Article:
Wikimedia Diversity Conference 2017: Outcomes, next steps and how to join the conversation

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Photo by AbhiSuryawanshi, CC BY-SA 4.0.

Over the first weekend of November, 80 Wikimedians from 43 countries, and speaking close to 30 languages, gathered in Stockholm for the Wikimedia Diversity Conference. The conference was organised by Wikimedia Sweden (Sverige), with support from Wikimedia Norway (Norge), and made possible through a conference grant from the Wikimedia Foundation.
The Diversity Conference provided a thematic space for community organizers and program coordinators across the world to share experiences from working in the diversity space within the Wikimedia movement. We came together to reflect on questions such as: What are some common pain points? How can we support each other better? What skills do we need to develop to advance our work in this field? With a shared understanding of what makes each of us unique, and what brings us together, we then engaged in conversation.
Participants of the conference brought with them examples of a wide range of initiatives to increase diversity in Wikimedia projects. At the conference they were able to discuss these examples, network with each other, and share insights. Capping the group at 80 also allowed for participants to gather for group dialogue aimed at harnessing our collective knowledge and to jointly explore further actions. This specific dialogue activity was organised as a “WikiCafé”, relying on the conversational process known as World Café, and lasted around three hours. The starting point of the conversation was the strategic direction, guided by the question How can we move towards knowledge equity?”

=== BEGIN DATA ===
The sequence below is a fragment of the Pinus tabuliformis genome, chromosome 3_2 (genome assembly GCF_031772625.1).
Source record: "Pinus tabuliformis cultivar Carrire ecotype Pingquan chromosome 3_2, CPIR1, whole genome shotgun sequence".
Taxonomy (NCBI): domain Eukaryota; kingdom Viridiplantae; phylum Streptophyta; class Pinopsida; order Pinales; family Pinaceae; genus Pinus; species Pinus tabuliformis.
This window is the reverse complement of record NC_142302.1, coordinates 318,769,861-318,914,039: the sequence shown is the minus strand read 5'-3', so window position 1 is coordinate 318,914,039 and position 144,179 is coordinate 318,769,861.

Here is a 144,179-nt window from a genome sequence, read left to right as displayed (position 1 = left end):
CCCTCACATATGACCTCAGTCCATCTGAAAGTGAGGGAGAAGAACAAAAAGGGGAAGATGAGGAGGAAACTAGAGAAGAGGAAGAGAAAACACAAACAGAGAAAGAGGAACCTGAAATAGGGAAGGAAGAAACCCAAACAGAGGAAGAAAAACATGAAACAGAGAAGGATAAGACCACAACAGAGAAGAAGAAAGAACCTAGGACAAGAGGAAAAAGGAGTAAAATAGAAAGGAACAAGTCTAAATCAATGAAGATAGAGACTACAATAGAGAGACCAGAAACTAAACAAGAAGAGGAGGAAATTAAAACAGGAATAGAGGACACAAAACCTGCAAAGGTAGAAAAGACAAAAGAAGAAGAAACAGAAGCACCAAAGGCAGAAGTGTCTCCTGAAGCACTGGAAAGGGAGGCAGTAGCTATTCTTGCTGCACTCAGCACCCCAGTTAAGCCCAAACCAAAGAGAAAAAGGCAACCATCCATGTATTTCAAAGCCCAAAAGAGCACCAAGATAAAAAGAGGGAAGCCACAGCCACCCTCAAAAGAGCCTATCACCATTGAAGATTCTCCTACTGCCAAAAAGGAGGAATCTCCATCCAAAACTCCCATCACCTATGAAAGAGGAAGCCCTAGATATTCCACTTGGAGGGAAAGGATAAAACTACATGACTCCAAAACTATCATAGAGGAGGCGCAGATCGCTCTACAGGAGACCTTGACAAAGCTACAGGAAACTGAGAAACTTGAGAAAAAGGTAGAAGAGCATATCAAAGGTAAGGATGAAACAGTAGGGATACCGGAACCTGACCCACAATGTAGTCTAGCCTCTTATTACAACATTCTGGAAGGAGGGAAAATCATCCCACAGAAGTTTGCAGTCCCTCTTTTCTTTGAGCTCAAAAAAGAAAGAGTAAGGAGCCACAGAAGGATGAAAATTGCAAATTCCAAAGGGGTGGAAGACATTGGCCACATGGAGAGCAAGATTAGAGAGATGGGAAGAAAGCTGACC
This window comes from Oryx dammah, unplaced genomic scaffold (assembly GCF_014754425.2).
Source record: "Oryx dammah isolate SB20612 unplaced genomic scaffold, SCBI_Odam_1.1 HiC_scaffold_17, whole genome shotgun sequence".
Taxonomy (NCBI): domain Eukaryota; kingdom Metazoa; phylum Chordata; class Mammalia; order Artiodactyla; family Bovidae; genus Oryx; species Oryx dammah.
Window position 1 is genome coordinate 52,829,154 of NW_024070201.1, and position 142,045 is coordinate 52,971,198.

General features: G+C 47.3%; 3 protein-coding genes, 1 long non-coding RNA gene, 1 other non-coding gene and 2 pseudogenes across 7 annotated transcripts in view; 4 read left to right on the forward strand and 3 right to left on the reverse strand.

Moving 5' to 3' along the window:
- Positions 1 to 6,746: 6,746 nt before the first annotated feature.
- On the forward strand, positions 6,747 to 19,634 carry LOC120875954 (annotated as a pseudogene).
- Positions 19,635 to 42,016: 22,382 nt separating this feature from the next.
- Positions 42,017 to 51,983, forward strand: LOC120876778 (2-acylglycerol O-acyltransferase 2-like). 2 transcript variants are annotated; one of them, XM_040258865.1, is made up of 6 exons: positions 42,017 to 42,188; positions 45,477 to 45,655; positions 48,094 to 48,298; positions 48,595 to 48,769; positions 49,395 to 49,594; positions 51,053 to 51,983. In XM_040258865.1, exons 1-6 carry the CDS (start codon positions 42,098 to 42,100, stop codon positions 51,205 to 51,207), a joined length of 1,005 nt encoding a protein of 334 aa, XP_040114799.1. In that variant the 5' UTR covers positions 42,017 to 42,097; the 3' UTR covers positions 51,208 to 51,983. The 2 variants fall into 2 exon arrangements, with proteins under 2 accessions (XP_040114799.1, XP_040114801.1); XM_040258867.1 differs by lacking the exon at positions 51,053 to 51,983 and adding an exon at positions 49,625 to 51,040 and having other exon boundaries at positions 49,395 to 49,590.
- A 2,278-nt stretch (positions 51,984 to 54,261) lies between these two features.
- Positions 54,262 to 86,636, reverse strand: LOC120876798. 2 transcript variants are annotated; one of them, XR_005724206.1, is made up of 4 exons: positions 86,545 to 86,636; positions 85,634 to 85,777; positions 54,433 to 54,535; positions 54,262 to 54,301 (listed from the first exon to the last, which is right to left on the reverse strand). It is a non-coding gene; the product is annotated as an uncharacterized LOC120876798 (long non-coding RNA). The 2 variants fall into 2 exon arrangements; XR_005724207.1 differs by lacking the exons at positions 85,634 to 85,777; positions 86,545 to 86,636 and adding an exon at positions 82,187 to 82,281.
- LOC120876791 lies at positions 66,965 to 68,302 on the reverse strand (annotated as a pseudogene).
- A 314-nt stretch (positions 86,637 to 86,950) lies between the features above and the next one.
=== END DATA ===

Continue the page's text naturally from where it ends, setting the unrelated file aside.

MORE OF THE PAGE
This conversation outcomes are now published. Conference participants also released a statement articulating that “different communities have different needs, and currently face uneven resources and distribution of support” and that “progress is blocked primarily by lack of resources in terms of infrastructure, access, capacity and people, and perceptions of Wikimedia as a closed community.” The resource page also lists a series of problems and identified solutions which the statement is based on.
It is now time to take this conversation beyond the conference and hear from the movement at large. We are asking community members to answer three questions: What does diversity mean in your context? What specific needs should be addressed in order to advance your work? And what resources would address those needs. Please join the conversation.

Where are we going next?

The outcomes of the conversation were captured and documented on the conference portal on Meta. In the synthesis, one group of conference participants pulled out what common blockers, as well as possible solutions. We also identified what are the most critical next steps needed in order to move towards knowledge equity. A drafting group created a summary of the key takeaways. Conference participants and other diversity advocates are invited to engage with these outcomes and help define what diversity means in the local context and share more thoughts online around the three questions shared.
If you are interested in building inclusive communities and projects in the Wikimedia universe, connect with the Wikimedia diversity group on Meta and join the diversity conversation.
We want to hear from you! Take this outcome to your local community, project or affiliate and identify what it means in your context. Imagine a world where everyone has equal footing to share in free knowledge, and share your thoughts on it.
Sara Mörtsell, Education Manager, Wikimedia Sweden (Sverige)
María Cruz, Communication and Outreach Project Manager, Learning and Evaluation, Wikimedia Foundation

Archive notice: This is an archived post from, which operated under different editorial and content guidelines than Diff.

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